by Brian Hioe
Photo Credit: Brian Hioe
GROUPS RALLIED today in front of the legislature to call attention to the Chinese government’s authoritarianism and to call on the Taiwanese government to take stronger action for Hongkongers in need of assistance. The rally took place today because October 1st is Chinese National Day.
The rally began at 7 PM, with a stage set up in front of the Legislative Yuan’s Qunxian Building, as well as a number of tents. Temperature checks and registration took place for members of the public to enter the area where the rally was taking place, with a crowd limit of 300 enforced. Under current COVID-19 regulations set by the government, only outdoor events of under 300 participants are allowed. Similarly, there were some concerns about security expressed by organizers, in light of attacks on Hongkongers that have taken place in Taiwan, such as paint being thrown at singer Denise Ho during a visit to Taiwan or the Aegis restaurant set up to help Hongkongers having chicken feces thrown at staff. The event was also live streamed for those unable to make it in person.
Among the groups that jointly organized the rally were the Hong Kong Outlanders and Taiwan Hong Kong Association, groups resisting Hongkongers in Taiwan. The Economic Democracy Union, Taiwan Association for Human Rights, Covenants Watch, Human Rights Network for Tibet and Taiwan, Students for a Free Tibet, Taiwan Labor Front, Taiwan Forever Association, and Taiwan New Constitution Foundation were among the other participants. These groups include mainstays of Taiwanese civil society, as well as groups representing Tibetans in Taiwan.
Around 200 were in attendance, with more participants arriving around half an hour after the rally began. Though as part of COVID-19 regulations, participants were also asked avoid coming in “full gear”—referring to full protest gear, as used in Hong Kong protests to defend against tear gas—a group of participants arrived wearing black clothing, masks including V for Vendetta masks, and carrying Hong Kong independence banners.
Speakers from Taiwanese human rights organizations called on the Taiwanese government to provide more concrete measures to assist Hongkongers, seeing as while the Taiwanese government vets Hong Kong protests that apply for asylum, this is in many respects not enough. More long-term measures to assist Hongkongers are still lacking, such as with regards to the fact that Hongkongers have difficulty renting apartments or applying for cell phone contracts without residence IDs, and it remains opaque as to the paths for Hongkongers to obtain residence in Taiwan.
Otherwise, speakers pointed to China’s efforts to infringe upon media freedoms in Taiwan through “United Front” tactics, the dissemination of disinformation and misinformation through online platforms, and by financially influencing Taiwanese media outlets. One of the protest demands was also that the 2022 Beijing Olympics not take place, given China’s human rights violations against Tibet, Xinjiang, Hong Kong, and other places.
Tibetan activist Tashi Tsering, who lives in Taiwan, carried a Tibetan flag during the rally. In a speech, Tsering touched on his experience of exile as a second-generation Tibetan born in India, and drew comparison to the situation facing Hongkongers. Similarly, Tsering spoke of attempts by the Chinese government to extinguish Tibetan culture and religion.
Burmese activist Koko Thu, who currently resides in Taiwan, and was a participant in the Burmese democracy movement in 1988 was another speaker. In comments, he discussed the shared struggle for democracy internationally, giving the event something of a Milk Tea Alliance framing.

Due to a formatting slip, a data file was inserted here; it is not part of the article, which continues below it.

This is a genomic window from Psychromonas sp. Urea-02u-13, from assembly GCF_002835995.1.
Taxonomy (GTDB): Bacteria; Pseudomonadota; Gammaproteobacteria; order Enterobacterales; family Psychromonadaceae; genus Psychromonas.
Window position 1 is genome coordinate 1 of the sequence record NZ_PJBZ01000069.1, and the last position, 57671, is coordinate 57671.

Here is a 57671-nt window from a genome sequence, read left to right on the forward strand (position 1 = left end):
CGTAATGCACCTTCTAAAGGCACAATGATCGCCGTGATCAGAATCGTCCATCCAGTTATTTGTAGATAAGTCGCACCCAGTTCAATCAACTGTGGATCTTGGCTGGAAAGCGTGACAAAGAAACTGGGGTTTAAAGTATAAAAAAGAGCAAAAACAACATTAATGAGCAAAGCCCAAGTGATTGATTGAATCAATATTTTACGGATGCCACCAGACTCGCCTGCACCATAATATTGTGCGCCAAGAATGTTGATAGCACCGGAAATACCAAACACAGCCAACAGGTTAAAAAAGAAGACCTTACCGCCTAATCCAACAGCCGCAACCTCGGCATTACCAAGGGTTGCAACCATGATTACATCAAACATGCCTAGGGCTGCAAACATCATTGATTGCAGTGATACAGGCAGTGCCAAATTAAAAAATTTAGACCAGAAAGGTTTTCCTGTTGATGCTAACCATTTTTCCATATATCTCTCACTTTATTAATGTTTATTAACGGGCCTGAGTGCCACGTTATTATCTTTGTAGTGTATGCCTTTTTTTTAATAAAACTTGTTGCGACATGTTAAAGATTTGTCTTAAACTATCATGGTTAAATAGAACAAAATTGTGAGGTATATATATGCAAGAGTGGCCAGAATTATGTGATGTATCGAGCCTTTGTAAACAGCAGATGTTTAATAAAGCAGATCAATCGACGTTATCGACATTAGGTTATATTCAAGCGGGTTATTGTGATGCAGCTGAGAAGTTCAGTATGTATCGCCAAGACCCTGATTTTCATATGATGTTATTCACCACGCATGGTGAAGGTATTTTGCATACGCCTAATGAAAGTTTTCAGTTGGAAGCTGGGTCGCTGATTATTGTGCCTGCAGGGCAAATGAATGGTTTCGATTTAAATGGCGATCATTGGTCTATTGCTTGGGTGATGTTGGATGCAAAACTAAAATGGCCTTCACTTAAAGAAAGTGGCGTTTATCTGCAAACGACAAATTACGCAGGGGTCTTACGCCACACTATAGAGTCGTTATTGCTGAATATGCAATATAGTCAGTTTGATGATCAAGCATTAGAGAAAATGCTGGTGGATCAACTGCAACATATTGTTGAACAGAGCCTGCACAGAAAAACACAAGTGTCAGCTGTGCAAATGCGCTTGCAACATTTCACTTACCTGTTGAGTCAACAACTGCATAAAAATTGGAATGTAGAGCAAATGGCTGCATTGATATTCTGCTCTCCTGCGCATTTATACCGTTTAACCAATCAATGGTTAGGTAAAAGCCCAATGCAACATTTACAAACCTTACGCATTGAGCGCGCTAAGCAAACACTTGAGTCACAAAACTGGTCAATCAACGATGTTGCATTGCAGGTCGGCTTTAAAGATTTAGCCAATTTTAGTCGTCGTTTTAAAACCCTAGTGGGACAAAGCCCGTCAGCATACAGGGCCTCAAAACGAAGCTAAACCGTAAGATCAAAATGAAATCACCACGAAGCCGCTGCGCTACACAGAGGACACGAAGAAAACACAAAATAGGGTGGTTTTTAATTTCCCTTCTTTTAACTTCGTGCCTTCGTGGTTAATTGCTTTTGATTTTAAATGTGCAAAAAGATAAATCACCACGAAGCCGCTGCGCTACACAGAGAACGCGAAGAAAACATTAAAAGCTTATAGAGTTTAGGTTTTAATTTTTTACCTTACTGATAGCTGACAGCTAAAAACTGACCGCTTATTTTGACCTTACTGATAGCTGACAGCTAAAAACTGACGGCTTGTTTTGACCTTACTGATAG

Indigenous singer-songwriter Panai also performed, singing a song that was written by her then-sixteen-year-old daughter in 2016 or 2017. Panai commented that many of the issues brought up by speakers returned to the nation-state and that, while Taiwan may view itself as a progressive nation, issues such as those faced by Indigenous regarding sovereignty issues that it is not necessarily so. Panai also sang “Glory to Hong Kong,” one of the best-known songs to emerge from the 2019 Hong Kong protests and sometimes referred to as the “national anthem” of a future Hong Kong, in Cantonese.
A number of politicians, too, were present. This included the cohort of Taipei city councilors that won office in 2018 with backgrounds in post-Sunflower Movement activism, Lin Ying-meng, Meredith Huang, Sabrina Lim, and Miao Poya, who brought up recent events such as the removal of the ROC flag from the AIDA World Championship because of complaints from China, and criticized newly elected KMT chair Eric Chu for a letter to Chinese president Xi Jinping after his election victory in which he promised to maintain the 1992 Consensus. Liao Yu-hsien of the NPP was also present, speaking in Taiwanese Hokkien.
Legislators that spoke at the event included Chen Jiau-hua of the NPP, independent Freddy Lim, and Hung Sun-han of the DPP. Taiwan Statebuilding Party chair Shinichi Chen spoke by video, with much of the party in Taichung to prepare for the recall vote against its legislator Chen Po-wei. Lim was particularly emphatic in calling for support for Hongkongers, stating that this would make Taiwan stronger, and that Taiwan should seek to assist others much as how it had itself been assisted.
The event closed with a speech by academic Wu Rwei-ren. Wu called on the crowd to understand history of Chinese oppression of “ethnic minorities” and its attempts to carry out settler colonialism. To this extent, Wu discussed the larger history of actions by the Chinese Communist Party since the establishment of the PRC, and criticized the social divide between urban and rural residents it maintains. As such, Wu directly addressed leftists the world that idealize China, commenting that China was the real “revolution betrayed.”